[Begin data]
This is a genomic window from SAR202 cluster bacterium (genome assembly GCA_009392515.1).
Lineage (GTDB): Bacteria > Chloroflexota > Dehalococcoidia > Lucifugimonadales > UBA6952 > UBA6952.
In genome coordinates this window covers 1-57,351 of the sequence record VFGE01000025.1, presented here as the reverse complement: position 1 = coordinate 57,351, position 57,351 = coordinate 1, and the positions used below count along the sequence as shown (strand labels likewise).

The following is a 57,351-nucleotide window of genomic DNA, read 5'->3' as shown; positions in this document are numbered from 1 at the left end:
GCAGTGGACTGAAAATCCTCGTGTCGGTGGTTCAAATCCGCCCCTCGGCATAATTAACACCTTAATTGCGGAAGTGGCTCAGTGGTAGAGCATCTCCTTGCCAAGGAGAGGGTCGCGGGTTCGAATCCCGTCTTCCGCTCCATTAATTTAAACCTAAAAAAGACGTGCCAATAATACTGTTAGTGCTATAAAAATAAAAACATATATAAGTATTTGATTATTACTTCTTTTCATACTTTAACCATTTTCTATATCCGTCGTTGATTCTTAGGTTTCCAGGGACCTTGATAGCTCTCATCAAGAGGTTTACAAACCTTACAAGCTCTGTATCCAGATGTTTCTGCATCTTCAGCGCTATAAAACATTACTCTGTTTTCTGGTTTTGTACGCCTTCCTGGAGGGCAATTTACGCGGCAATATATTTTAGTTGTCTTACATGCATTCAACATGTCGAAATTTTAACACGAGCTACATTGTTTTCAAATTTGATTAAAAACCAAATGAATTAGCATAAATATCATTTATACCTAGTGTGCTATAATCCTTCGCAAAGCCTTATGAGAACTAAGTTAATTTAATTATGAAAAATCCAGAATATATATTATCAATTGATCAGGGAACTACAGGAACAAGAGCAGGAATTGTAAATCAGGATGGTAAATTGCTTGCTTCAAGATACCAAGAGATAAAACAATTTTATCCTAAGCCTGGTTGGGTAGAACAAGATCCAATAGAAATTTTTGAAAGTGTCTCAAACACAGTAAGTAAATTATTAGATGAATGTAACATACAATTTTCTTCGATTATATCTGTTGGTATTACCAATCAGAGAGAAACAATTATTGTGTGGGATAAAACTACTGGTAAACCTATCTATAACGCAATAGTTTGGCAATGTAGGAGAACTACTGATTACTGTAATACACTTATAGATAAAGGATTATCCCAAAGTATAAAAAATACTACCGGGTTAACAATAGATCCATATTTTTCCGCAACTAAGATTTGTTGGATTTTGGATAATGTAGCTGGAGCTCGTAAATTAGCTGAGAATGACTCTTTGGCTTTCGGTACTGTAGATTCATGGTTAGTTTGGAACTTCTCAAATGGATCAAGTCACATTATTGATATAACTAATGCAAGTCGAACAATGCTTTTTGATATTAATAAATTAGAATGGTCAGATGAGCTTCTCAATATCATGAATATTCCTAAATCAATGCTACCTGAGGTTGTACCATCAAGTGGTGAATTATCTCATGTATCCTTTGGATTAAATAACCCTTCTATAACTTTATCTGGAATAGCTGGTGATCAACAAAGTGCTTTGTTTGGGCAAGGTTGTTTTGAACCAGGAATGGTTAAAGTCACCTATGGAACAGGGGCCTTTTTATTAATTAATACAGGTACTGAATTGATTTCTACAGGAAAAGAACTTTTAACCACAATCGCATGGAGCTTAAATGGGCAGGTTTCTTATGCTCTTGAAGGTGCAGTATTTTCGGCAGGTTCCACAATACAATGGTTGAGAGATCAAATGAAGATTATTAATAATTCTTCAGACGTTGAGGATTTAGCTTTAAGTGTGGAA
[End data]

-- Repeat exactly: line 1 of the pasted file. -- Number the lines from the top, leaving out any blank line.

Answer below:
This is a genomic window from SAR202 cluster bacterium (genome assembly GCA_009392515.1).